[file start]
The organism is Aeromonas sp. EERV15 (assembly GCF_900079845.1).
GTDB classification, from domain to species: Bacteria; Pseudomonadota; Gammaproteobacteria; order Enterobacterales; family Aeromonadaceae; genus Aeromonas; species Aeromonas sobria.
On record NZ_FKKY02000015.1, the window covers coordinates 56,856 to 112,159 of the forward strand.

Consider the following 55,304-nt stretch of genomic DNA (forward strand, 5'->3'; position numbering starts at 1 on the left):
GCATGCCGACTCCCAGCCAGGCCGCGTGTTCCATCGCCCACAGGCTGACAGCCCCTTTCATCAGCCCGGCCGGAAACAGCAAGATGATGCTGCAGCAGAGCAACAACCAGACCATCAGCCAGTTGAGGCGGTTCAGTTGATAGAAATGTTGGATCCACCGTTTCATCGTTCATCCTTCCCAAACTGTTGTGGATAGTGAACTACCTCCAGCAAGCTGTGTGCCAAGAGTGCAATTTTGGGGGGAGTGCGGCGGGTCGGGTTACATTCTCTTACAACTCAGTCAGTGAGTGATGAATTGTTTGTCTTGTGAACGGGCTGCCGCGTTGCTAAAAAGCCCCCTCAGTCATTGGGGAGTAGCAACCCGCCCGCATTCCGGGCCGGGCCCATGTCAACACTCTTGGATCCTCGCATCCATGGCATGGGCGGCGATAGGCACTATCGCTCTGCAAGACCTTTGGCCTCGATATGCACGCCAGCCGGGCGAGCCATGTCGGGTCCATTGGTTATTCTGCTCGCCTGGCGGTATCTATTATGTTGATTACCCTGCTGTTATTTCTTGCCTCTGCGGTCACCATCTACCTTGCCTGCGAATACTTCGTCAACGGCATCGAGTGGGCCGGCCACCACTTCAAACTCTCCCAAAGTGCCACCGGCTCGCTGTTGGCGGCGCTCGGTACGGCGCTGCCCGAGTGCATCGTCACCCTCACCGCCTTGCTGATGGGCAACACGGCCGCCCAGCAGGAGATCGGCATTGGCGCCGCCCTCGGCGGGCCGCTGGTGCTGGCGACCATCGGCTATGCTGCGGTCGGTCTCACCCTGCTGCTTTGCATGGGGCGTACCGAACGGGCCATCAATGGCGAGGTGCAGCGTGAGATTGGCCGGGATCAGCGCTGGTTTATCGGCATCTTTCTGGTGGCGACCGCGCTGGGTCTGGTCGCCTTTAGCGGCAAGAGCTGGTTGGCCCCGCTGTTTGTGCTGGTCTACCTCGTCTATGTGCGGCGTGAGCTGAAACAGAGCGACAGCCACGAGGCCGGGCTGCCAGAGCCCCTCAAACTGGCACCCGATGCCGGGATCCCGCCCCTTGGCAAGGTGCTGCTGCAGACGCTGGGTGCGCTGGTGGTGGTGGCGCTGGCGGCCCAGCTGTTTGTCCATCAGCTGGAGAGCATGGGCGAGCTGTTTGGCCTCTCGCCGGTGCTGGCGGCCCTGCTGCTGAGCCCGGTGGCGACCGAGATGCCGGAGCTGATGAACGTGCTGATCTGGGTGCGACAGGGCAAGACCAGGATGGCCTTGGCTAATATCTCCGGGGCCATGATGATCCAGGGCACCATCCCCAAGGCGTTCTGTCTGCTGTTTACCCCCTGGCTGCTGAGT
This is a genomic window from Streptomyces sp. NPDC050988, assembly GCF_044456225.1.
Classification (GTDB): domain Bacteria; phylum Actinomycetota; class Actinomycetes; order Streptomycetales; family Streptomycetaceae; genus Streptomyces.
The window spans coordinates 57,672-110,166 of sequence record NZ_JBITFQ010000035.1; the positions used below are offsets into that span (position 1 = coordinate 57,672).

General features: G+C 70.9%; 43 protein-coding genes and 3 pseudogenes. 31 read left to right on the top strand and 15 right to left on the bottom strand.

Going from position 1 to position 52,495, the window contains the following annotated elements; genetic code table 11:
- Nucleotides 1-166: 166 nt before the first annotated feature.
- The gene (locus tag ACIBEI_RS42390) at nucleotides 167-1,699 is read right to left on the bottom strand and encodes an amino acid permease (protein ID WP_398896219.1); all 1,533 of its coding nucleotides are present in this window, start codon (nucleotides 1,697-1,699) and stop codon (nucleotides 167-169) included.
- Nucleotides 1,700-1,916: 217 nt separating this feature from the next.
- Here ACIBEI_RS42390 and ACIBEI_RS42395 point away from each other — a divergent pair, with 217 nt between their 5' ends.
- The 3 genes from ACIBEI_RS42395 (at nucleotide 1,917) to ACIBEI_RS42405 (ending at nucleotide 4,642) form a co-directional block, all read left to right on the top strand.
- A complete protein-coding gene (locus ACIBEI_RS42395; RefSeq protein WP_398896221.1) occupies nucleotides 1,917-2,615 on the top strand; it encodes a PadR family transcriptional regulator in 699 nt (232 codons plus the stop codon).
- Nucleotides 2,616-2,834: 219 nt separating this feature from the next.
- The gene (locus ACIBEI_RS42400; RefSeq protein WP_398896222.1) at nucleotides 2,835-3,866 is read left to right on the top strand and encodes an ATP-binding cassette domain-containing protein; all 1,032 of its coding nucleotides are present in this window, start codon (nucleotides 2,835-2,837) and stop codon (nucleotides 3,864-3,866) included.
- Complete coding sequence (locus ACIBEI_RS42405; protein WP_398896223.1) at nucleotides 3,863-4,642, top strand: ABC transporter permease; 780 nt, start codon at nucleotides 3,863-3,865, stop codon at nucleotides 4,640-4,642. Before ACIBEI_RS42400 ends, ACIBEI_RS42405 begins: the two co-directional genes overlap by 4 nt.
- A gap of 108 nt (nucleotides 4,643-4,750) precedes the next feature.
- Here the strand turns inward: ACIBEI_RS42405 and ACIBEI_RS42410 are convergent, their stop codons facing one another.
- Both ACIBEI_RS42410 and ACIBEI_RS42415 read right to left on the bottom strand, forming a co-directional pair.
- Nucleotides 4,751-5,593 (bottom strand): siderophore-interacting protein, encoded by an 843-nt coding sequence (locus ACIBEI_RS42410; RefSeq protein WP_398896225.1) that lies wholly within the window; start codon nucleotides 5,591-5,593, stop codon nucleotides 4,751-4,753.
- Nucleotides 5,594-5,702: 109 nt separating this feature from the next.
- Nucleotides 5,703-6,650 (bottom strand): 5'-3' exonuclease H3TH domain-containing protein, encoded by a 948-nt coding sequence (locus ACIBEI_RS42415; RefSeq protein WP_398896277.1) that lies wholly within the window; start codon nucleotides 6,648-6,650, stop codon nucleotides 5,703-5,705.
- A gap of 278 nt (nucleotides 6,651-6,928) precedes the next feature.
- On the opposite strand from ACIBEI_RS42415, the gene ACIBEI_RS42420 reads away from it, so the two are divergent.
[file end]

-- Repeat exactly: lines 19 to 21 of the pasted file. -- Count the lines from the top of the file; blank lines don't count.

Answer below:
- Complete coding sequence (locus ACIBEI_RS42405; protein WP_398896223.1) at nucleotides 3,863-4,642, top strand: ABC transporter permease; 780 nt, start codon at nucleotides 3,863-3,865, stop codon at nucleotides 4,640-4,642. Before ACIBEI_RS42400 ends, ACIBEI_RS42405 begins: the two co-directional genes overlap by 4 nt.
- A gap of 108 nt (nucleotides 4,643-4,750) precedes the next feature.
- Here the strand turns inward: ACIBEI_RS42405 and ACIBEI_RS42410 are convergent, their stop codons facing one another.